Just to clarify, then, Florida Democrats will hold county caucuses between April 14 and May 5, 2012 to begin allocating delegates to the national convention in Charlotte, a process that will be finalized at the state convention in June. And again, this assumes that the PPPDSC selects a date for the presidential primary that is in violation of the national party rules (ie: before March 6, 2012).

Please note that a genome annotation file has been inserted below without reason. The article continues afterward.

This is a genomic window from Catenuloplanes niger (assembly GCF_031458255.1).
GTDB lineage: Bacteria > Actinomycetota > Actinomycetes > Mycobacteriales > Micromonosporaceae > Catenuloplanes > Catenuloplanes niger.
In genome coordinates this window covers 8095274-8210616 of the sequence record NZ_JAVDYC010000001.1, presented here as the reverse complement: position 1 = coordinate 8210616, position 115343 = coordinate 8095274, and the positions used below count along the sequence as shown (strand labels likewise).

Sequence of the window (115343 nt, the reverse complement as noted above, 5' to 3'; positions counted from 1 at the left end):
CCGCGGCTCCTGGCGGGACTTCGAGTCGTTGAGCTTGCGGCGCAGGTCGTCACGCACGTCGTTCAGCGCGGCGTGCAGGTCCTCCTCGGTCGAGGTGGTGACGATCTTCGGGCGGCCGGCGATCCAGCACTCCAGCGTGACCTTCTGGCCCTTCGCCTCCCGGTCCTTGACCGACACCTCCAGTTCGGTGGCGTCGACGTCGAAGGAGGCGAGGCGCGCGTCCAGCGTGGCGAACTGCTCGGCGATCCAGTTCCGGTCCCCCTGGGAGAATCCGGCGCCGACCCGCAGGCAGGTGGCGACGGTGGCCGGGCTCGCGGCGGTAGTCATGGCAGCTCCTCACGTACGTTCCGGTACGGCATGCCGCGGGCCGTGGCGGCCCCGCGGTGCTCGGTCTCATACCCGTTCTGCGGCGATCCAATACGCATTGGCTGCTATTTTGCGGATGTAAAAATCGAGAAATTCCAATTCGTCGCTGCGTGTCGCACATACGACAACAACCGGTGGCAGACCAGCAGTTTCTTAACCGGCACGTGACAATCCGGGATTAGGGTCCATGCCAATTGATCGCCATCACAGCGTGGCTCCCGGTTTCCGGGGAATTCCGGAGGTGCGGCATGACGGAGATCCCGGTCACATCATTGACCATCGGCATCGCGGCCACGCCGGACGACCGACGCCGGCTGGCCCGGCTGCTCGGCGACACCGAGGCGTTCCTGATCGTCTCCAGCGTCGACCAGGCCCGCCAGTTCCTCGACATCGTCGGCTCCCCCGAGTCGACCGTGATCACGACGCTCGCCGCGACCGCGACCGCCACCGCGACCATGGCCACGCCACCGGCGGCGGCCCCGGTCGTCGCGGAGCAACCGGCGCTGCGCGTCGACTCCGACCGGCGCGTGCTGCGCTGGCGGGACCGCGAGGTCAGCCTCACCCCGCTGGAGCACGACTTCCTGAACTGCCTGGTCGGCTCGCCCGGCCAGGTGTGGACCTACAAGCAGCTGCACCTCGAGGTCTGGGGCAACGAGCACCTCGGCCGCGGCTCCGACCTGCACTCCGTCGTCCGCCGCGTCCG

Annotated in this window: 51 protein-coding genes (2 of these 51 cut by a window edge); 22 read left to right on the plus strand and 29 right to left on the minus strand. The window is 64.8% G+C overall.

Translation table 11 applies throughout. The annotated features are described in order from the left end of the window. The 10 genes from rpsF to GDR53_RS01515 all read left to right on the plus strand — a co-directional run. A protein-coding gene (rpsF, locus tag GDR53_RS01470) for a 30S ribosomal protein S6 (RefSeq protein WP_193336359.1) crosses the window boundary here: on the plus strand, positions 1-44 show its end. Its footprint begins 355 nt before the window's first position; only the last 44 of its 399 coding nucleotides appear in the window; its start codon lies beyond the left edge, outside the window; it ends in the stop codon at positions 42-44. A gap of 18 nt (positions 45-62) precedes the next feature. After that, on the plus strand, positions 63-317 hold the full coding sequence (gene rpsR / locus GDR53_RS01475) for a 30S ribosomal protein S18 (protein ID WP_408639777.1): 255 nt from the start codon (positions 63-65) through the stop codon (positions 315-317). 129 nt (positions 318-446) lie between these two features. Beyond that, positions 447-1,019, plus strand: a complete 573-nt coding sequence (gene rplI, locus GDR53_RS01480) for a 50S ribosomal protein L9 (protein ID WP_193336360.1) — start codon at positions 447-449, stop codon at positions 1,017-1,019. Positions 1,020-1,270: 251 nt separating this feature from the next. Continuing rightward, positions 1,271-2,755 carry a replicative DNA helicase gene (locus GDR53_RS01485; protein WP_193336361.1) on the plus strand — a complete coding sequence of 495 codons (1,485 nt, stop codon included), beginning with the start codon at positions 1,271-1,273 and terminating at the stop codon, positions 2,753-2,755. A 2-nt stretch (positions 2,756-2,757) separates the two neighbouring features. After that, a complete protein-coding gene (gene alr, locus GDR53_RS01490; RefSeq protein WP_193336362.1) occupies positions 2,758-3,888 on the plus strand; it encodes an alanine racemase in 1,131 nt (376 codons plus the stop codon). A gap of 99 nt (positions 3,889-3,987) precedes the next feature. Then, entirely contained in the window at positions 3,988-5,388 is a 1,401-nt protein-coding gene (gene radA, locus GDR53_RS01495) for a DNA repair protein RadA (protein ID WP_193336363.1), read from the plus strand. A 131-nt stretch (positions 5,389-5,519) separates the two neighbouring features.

As a side note, I hate it when state parties schedule caucuses like this (though it is certainly their right to determine the manner in which the party allocates delegates). I say that from a research standpoint. When delegate selection events occur on more than one day (ie: caucuses over the period of a weekend or several weeks), it is difficult to measure when that process is taking place. FHQ's rule of thumb has always been to use the earliest date in our data as opposed to, say, the median date. If the point of movement forward/earlier on the calendar is done under the premise that it gains more candidate/press attention, then the earliest point at which any delegate allocation occurs is the marginally better way of capturing that. That said, there are a few caveats to be made. First of all, caucuses receive less attention anyway (see Gurian 1986, 1990, 1993), and stretching that process out dilutes that impact further. Secondly, we are, after all, talking about an uncontested, in-party nomination process here. It isn't terribly consequential when Florida holds its caucuses (no offense intended). Obama will be the Democratic nominee regardless. My research has always focused on contests nominations anyway. Finally, what kind of a bonus will this net Florida Democrats? I suspect the DNC will treat the Florida caucuses as if they all occurred on April 14 and give Sunshine state Democrats a 10% bonus on their delegate total as opposed to the 15% bump that comes with a May or later date.